UK government unveils third National Adaptation Programme

18th July 2023

A five-year plan to boost the UK’s resilience to flooding, droughts, heatwaves and other climate-related risks was published by the government yesterday.

Specifically, the third National Adaptation Programme sets out a series of measures to protect infrastructure, promote a greener economy and ensure resilient food production in a warmer climate.

For example, schools will looks at sustainable drainage systems such as rain gardens and natural shading for outdoor spaces to prevent overheating, while NHS England will raise awareness of climate impacts and responses among staff.

New flood and coastal defences will receive £5.2bn of investment, and the number of government-funded projects, including nature-based solutions, will be doubled by 2027.

The government will also incorporate climate resilience into industrial and security strategies to protect the country’s energy sector, safeguarding the provision of goods and services from climate-related disruption.

Environment secretary Thérèse Coffey said that the “robust” plan will “secure a more resilient, sustainable future for future generations”.

She added: “By taking action now, through enhancing our infrastructure, promoting a greener economy, and ensuring resilient food production, we can protect our national security, economic stability, and overall resilience.”

The plan includes commitments to:

• Embed an “all-encompassing approach” to climate resilience in line with the government’s Resilience Framework, which sets out commitments to review standards, assurance and regulation of infrastructure sectors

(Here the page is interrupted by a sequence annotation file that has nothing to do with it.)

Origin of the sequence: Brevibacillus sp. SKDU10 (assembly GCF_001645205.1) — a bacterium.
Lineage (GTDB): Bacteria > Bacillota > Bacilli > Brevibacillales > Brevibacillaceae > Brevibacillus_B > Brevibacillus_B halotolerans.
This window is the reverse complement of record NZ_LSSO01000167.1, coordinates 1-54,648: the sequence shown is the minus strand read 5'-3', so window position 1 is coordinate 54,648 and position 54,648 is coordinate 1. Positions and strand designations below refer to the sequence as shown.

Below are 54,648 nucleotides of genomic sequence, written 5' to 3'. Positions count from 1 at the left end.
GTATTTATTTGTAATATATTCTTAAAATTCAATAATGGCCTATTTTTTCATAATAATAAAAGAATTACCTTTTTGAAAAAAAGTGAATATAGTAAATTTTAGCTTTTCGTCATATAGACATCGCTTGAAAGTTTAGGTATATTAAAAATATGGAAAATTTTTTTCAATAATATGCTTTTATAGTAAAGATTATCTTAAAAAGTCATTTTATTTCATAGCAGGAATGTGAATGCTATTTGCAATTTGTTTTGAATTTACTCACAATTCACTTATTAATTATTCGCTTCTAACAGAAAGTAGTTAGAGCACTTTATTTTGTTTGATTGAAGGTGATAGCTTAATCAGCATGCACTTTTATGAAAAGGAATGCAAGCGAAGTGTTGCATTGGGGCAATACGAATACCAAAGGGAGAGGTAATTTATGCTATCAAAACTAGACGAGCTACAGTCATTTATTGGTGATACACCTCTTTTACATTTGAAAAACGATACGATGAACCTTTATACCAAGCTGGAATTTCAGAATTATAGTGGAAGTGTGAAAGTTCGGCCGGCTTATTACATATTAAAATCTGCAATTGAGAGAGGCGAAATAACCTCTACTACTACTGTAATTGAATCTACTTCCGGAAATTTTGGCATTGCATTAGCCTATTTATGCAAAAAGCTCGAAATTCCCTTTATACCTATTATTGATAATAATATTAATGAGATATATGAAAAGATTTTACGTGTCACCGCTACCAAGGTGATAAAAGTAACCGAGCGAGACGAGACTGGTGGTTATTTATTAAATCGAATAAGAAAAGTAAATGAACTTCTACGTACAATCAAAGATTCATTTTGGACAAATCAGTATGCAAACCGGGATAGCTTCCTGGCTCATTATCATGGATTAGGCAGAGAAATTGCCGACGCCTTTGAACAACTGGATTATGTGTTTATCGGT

• Extend support to vulnerable communities worldwide and tripling adaptation funding through official development assistance to £1.5bn by 2025

• Launch a new UK Health Security Agency Adverse Weather & Health Plan that builds on existing health alerting systems to extreme weather events

• Pilot a dedicated Local Authority Climate Service which will provide easy access to localised climate data

• Boost biodiversity and protect and restore peatlands, wetlands and rivers, and the wider natural environment

• Develop capacity and capability for Historic England to model long-term impacts of climate change on cultural heritage

• Establish a senior government officials Climate Resilience Board to oversee cross-cutting climate adaptation and resilience issues across government

However, various green groups have questioned the ambition of the plan, with the Aldersgate Group saying that “greater urgency” is required to ensure the UK is resilient to the impacts of climate change.

Interim executive director, Signe Norberg, said: “It will be imperative that we now focus on implementing adaptation measures across the whole economy.

“This should be supplemented by interim targets for adaptation so that there is a clear trajectory for government’s progress on building resilience to the impacts of climate change.

“Finally, to fully prepare for the impact of climate change, it will be vital to accelerate policy progress on areas that are also vital to the UK’s ability to decarbonise by 2050, such as housing, power and land use.”

This comes as extreme heatwaves sweep across Europe, North America and China, with wildfires raging in Canada, Switzerland, Spain and Greece.

IEMA CEO Sarah Mukherjee, said that the scorching temperatures underline the “urgent need for us to cut greenhouse gas emissions as quickly and as deeply as possible”.

“Although the UK is currently experiencing cooler and wetter conditions, no country can escape the impacts of climate change, which are having a major impact on human health, ecosystems, economies, agriculture and water supplies,” she continued.

"Historic temperatures and extreme weather will become more frequent and deadly should we fail to shift away from fossil fuels in the rapidly closing window of time that we have left.”

Image credit: Shutterstock


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